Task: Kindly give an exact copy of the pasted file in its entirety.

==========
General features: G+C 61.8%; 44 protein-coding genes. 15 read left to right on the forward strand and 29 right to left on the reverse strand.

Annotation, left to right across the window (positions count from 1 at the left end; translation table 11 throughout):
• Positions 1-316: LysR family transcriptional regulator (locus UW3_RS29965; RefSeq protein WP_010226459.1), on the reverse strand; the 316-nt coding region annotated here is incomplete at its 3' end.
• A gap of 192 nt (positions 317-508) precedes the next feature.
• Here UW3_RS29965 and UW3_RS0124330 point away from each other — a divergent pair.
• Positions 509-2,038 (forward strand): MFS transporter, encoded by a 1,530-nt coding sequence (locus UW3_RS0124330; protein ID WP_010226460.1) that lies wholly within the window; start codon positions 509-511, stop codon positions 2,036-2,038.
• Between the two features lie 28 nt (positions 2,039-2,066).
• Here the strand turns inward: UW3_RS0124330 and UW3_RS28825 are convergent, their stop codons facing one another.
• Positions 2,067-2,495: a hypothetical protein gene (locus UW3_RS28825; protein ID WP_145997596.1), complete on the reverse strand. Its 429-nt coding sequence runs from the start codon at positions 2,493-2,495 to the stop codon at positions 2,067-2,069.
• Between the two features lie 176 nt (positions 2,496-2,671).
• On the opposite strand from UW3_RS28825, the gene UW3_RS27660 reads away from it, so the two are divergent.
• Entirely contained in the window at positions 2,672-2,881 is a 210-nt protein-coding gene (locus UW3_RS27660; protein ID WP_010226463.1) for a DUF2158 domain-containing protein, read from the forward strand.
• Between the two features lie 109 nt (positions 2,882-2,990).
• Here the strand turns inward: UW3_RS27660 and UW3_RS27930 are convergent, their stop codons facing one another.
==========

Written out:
General features: G+C 61.8%; 44 protein-coding genes. 15 read left to right on the forward strand and 29 right to left on the reverse strand.

Annotation, left to right across the window (positions count from 1 at the left end; translation table 11 throughout):
• Positions 1-316: LysR family transcriptional regulator (locus UW3_RS29965; RefSeq protein WP_010226459.1), on the reverse strand; the 316-nt coding region annotated here is incomplete at its 3' end.
• A gap of 192 nt (positions 317-508) precedes the next feature.
• Here UW3_RS29965 and UW3_RS0124330 point away from each other — a divergent pair.
• Positions 509-2,038 (forward strand): MFS transporter, encoded by a 1,530-nt coding sequence (locus UW3_RS0124330; protein ID WP_010226460.1) that lies wholly within the window; start codon positions 509-511, stop codon positions 2,036-2,038.
• Between the two features lie 28 nt (positions 2,039-2,066).
• Here the strand turns inward: UW3_RS0124330 and UW3_RS28825 are convergent, their stop codons facing one another.
• Positions 2,067-2,495: a hypothetical protein gene (locus UW3_RS28825; protein ID WP_145997596.1), complete on the reverse strand. Its 429-nt coding sequence runs from the start codon at positions 2,493-2,495 to the stop codon at positions 2,067-2,069.
• Between the two features lie 176 nt (positions 2,496-2,671).
• On the opposite strand from UW3_RS28825, the gene UW3_RS27660 reads away from it, so the two are divergent.
• Entirely contained in the window at positions 2,672-2,881 is a 210-nt protein-coding gene (locus UW3_RS27660; protein ID WP_010226463.1) for a DUF2158 domain-containing protein, read from the forward strand.
• Between the two features lie 109 nt (positions 2,882-2,990).
• Here the strand turns inward: UW3_RS27660 and UW3_RS27930 are convergent, their stop codons facing one another.